cw: skip first paragraph for mentions of graphic anti-LGBTQIA violence
It has been a brutal week for LGBTQIA communities in Brazil. A queer Brazilian friend is heartbroken over the murders and suicides of 3 people close to him in just the last 4 days. The stories of these deaths are grisly: one was a gay male professor who was followed home from a bar and killed, another transmasculine friend and his partner committed suicide following prolonged financial struggles. Especially appalling is the murder of a travesti (a Latin-American identity in the transfeminine spectrum) who was accused of being a demon and had her heart removed by an evangelical man. This sequence of events demonstrates the increased hostility towards LGBTQIA people in Brazil following the election of right-wing president Jair Bolsanaro in January, 2019.
This increase in hostility was easily predicted by those most likely to be affected by it. As an activist stated in the Guardian’s documentary Marielle and Monica, “By the time Bolsanaro rises to power, even if we still don’t know how his government will be, there’s already a legacy of violence and hate [by him]. Dissemination of hate between people.” Bolsanaro legitimizes violence against LGBTQIA people by being “explicity homophobic, biphobic and transphobic,” according to Salomão Cunha Lima, from GAMES, an LGBTQ employment organization in São Paulo. Bolsanaro’s words, Lima stresses, “have empowered fascist, homophobic and racist people, who started feeling free to commit hate crimes against this population.” Such increase in hate crimes has been seen in the United States, where, in the year following the election of right-wing president Donald Trump– and the visibility of white supremacist groups his election endorsed– reported hate crimes increased by 17%.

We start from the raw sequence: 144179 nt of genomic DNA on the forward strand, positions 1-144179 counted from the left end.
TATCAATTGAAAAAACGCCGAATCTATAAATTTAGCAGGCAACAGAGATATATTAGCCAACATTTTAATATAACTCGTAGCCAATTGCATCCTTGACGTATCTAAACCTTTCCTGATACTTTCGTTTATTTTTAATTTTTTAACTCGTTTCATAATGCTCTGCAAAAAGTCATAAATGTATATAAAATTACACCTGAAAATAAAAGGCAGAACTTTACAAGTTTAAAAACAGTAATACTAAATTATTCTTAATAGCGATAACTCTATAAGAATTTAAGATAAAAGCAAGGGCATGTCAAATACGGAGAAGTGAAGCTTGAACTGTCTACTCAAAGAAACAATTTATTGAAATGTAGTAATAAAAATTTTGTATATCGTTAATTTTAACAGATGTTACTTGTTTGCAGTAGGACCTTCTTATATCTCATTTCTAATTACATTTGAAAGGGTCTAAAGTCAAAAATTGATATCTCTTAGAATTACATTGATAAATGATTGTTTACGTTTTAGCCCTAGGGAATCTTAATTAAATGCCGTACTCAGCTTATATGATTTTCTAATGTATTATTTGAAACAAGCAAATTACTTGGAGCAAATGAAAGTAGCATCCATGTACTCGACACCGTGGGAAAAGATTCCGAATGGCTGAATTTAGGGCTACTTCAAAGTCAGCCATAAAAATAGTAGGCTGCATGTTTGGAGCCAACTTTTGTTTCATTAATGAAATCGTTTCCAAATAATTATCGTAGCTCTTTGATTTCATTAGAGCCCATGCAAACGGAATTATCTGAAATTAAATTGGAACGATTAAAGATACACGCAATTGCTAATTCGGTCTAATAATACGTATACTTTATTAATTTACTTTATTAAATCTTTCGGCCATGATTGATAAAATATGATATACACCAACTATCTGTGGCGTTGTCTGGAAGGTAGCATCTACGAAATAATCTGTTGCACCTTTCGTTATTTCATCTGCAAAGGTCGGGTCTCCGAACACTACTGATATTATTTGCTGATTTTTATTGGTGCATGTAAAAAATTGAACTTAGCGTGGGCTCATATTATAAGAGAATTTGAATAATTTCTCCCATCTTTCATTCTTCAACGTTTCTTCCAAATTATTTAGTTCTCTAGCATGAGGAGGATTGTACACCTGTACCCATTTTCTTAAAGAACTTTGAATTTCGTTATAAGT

Bolsanaro has then followed up on his promises. In the first 48 hours of his presidency, he enacted executive orders to the Minister of Human Rights to ignore all complaints and violations involving lesbians, gays, bisexuals, transgender, and queer Brazilians. The Minister of Human Rights herself is an evangelical pastor quoted saying, “Girls will be princesses and boys will be princes. There will be no more ideological indoctrination of children and teenagers in Brazil.” In addition, a guide to STIs for transmasculine people was taken off a government website. This initial flurry of homophobic and transphobic policies were accompanied by threats to indigenous lands and undercutting funding for public art, youth fitness programs, and programs that address hunger.
Recall that this increase in violence against LGBTQIA people is happening in what is already the country with the highest rate of travesti/trans* murders in the world, even before Bolsanaro was elected. Also, those numbers have already been increasing: in 2017, a record 387 murders of people who identified as LGBTQ+ were recorded; there were 346 as of October 2018, with 167 of them trans, according to Grupo Gay de Bahia.
The Center for a Stateless Society, acting in response to this alarming uptick in violence against LGBTQIA people in the wake of right-wing fascism, has decided to double its commitment to match donations made to our fundraiser for “Extravasa: Defesa Pessoal,” a self-defense project serving LGBTT people in Florianópolis, Brazil.
C4SS will donate an additional $250 match to donations in this round of fundraising for a total of $500 made to the GoFundMe.
Acknowledging that Self Defense is Self Care, C4SS moves to empower those struggling to survive under fascism all over the world, and encourages you to do the same. Please donate if you can, and share among your networks.